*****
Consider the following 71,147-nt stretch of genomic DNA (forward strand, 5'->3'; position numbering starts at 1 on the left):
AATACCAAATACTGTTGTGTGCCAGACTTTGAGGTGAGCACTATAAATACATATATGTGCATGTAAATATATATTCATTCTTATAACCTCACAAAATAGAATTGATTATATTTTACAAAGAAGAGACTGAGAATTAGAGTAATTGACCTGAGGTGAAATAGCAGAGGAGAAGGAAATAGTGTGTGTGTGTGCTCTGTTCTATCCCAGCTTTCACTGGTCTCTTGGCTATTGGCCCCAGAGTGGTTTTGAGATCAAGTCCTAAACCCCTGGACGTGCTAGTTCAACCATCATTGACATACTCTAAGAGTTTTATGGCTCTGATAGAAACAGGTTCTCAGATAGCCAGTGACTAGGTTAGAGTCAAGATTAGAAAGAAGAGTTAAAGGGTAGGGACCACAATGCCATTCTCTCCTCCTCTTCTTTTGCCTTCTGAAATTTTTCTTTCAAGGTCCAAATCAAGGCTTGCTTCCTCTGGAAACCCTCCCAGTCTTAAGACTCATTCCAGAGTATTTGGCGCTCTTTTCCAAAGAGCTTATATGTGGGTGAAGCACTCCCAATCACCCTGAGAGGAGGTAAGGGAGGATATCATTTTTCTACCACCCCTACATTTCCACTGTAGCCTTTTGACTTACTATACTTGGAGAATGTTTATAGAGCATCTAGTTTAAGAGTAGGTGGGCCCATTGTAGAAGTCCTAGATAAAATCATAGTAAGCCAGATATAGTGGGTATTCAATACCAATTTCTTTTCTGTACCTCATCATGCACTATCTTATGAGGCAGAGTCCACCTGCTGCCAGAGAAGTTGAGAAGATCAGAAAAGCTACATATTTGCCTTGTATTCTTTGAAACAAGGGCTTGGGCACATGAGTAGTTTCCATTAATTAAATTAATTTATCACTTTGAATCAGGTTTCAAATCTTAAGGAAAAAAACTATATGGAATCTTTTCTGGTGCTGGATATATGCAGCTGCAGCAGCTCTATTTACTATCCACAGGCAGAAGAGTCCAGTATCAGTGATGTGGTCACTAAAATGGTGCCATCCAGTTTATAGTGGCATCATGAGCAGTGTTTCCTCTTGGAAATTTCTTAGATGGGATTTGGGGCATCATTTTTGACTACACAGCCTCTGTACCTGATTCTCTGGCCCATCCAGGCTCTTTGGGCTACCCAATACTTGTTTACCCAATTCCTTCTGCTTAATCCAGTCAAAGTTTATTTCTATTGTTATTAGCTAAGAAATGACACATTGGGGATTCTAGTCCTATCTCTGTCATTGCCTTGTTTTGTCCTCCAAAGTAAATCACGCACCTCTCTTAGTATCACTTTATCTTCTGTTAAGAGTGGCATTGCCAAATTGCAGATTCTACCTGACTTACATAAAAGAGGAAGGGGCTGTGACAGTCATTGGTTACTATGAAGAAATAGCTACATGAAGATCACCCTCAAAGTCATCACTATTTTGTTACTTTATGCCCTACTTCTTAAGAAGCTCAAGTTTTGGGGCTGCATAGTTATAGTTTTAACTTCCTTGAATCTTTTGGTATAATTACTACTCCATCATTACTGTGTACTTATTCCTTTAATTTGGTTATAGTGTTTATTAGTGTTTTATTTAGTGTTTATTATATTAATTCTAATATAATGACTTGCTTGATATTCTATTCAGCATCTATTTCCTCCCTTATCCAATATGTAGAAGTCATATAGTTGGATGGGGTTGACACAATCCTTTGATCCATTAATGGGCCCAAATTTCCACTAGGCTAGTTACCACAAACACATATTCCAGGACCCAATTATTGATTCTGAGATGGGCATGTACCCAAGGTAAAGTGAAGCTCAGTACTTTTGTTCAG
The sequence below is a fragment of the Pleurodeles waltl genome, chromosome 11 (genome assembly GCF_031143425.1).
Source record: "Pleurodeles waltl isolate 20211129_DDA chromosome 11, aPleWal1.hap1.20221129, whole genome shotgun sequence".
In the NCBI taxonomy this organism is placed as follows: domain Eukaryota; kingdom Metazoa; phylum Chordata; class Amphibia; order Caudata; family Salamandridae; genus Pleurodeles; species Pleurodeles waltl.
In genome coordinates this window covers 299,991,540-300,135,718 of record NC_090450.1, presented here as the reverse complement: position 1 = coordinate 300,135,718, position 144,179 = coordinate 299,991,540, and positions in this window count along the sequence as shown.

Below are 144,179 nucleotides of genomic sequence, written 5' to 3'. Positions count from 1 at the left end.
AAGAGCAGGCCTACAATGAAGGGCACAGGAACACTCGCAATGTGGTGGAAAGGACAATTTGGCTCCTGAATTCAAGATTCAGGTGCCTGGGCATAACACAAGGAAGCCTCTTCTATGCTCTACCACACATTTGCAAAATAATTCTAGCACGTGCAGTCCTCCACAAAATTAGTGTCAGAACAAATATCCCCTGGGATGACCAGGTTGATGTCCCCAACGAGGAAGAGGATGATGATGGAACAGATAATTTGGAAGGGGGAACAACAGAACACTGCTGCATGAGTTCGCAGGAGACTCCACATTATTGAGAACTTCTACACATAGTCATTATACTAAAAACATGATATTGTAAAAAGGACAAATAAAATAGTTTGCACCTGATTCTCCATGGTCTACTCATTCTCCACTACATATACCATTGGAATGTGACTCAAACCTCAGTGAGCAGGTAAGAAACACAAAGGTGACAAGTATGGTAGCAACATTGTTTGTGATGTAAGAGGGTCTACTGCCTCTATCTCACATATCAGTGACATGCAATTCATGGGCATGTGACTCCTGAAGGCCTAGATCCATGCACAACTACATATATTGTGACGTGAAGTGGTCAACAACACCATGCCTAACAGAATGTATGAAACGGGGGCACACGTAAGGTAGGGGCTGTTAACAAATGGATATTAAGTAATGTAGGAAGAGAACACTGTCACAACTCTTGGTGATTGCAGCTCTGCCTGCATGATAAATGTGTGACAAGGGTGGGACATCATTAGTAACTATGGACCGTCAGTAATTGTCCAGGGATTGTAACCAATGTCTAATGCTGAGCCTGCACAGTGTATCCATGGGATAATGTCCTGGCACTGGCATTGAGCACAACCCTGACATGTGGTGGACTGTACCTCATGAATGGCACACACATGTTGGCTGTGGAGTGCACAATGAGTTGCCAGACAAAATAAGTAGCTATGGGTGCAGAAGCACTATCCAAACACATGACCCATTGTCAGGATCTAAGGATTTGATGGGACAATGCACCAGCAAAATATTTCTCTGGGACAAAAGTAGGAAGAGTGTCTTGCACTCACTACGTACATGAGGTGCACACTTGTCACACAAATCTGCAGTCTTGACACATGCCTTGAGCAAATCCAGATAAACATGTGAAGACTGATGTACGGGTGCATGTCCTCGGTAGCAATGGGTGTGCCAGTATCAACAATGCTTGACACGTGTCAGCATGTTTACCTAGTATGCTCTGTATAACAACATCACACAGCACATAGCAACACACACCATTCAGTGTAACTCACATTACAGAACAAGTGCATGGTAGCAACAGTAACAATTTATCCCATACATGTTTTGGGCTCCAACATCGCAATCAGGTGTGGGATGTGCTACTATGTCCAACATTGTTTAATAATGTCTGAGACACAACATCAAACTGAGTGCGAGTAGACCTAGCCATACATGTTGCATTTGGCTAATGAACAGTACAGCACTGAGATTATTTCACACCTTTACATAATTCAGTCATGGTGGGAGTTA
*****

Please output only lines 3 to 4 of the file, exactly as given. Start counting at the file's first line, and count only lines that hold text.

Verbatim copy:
The sequence below is a fragment of the Pleurodeles waltl genome, chromosome 11 (genome assembly GCF_031143425.1).
Source record: "Pleurodeles waltl isolate 20211129_DDA chromosome 11, aPleWal1.hap1.20221129, whole genome shotgun sequence".